US20090299759A1 - Method and system for defeating the man in the middle computer hacking technique - Google Patents

Method and system for defeating the man in the middle computer hacking technique Download PDF

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US20090299759A1
US20090299759A1 US12132203 US13220308A US2009299759A1 US 20090299759 A1 US20090299759 A1 US 20090299759A1 US 12132203 US12132203 US 12132203 US 13220308 A US13220308 A US 13220308A US 2009299759 A1 US2009299759 A1 US 2009299759A1
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user
web site
secure
ippw
transaction
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US8055587B2 (en )
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Wayne M. Delia
Edward E. Kelley
Franco Motika
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International Business Machines Corp
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International Business Machines Corp
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    • HELECTRICITY
    • H04ELECTRIC COMMUNICATION TECHNIQUE
    • H04LTRANSMISSION OF DIGITAL INFORMATION, e.g. TELEGRAPHIC COMMUNICATION
    • H04L63/00Network architectures or network communication protocols for network security
    • H04L63/04Network architectures or network communication protocols for network security for providing a confidential data exchange among entities communicating through data packet networks
    • H04L63/0428Network architectures or network communication protocols for network security for providing a confidential data exchange among entities communicating through data packet networks wherein the data content is protected, e.g. by encrypting or encapsulating the payload
    • HELECTRICITY
    • H04ELECTRIC COMMUNICATION TECHNIQUE
    • H04LTRANSMISSION OF DIGITAL INFORMATION, e.g. TELEGRAPHIC COMMUNICATION
    • H04L63/00Network architectures or network communication protocols for network security
    • H04L63/08Network architectures or network communication protocols for network security for supporting authentication of entities communicating through a packet data network
    • H04L63/083Network architectures or network communication protocols for network security for supporting authentication of entities communicating through a packet data network using passwords
    • HELECTRICITY
    • H04ELECTRIC COMMUNICATION TECHNIQUE
    • H04LTRANSMISSION OF DIGITAL INFORMATION, e.g. TELEGRAPHIC COMMUNICATION
    • H04L63/00Network architectures or network communication protocols for network security
    • H04L63/14Network architectures or network communication protocols for network security for detecting or protecting against malicious traffic
    • H04L63/1441Countermeasures against malicious traffic
    • H04L63/1466Active attacks involving interception, injection, modification, spoofing of data unit addresses, e.g. hijacking, packet injection or TCP sequence number attacks

Abstract

A method for constructing a secure Internet transaction, the method includes: receiving a user identification (userid) and user password on a client device for filling out a form generated by a secure web site; concatenating the user's Internet Protocol (IP) address with a separate password that is maintained on the secure web site that the user is authenticating to; encrypting the concatenated user IP and separate password to form an Internet Protocol password (IPPW); wherein the encrypting is carried out with a client device linear feedback shift register (LFSR) with a defined cycle count; building a transaction consisting of the IPPW, defined cycle count, and userid; transmitting the transaction and form via a network towards the secure web site; wherein in response the secure website performs the following: decrypts the IPPW, and determines if the IP portion of the decrypted IPPW is equal to the user's IP address.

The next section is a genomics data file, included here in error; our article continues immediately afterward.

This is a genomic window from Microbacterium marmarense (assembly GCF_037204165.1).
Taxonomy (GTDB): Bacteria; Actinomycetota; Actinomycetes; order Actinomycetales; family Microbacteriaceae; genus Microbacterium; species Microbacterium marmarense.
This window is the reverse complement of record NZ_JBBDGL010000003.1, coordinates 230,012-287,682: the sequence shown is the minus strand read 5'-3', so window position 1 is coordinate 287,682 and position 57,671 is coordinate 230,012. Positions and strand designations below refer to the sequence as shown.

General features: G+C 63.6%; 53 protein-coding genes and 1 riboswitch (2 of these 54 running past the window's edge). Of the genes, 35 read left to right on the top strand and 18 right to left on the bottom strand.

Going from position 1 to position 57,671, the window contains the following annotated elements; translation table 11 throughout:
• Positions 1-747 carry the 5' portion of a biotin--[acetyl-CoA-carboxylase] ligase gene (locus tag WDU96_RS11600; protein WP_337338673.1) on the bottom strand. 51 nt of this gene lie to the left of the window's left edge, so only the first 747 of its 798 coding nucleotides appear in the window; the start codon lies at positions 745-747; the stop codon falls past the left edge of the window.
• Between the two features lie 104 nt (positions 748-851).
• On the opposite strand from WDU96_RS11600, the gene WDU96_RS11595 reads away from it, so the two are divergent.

Description

    BACKGROUND OF THE INVENTION
  • 1. Field of the Invention
  • The present invention relates generally to computer network security, and more particularly, to a method, article, and system for defeating the ‘man in the middle’ computer hacking technique.
  • 2. Description of the Related Art
  • The growth of Internet commerce, and the widespread use of the Web to carryout financial transactions have lead to the introduction of Internet crime and computer network hacking. Hacking refers to attempts to defeat or exploit the security capabilities of a computer system.
  • One of the most difficult computer security problems to deal with involves hackers using a ‘man in the middle’ scheme. In the ‘man in the middle’ scheme, a hacker is able to convince an unsuspecting user that the hacker's web site is a legitimate web site for carrying out a transaction, such as an online banking web site, etc. The hacker's illegitimate web site logs on to a real transaction web site (bank web site, etc.) and relays all of the information requested by the transaction web site that is used to authenticate the user to the site, back to the user that is being deceived. For example, in the event a bank requests a userid and password, the request is forwarded to the unsuspecting user, by the ‘man in the middle’, and when the information is supplied, the hacker uses the information to gain access to the bank web site in place of the legitimate user.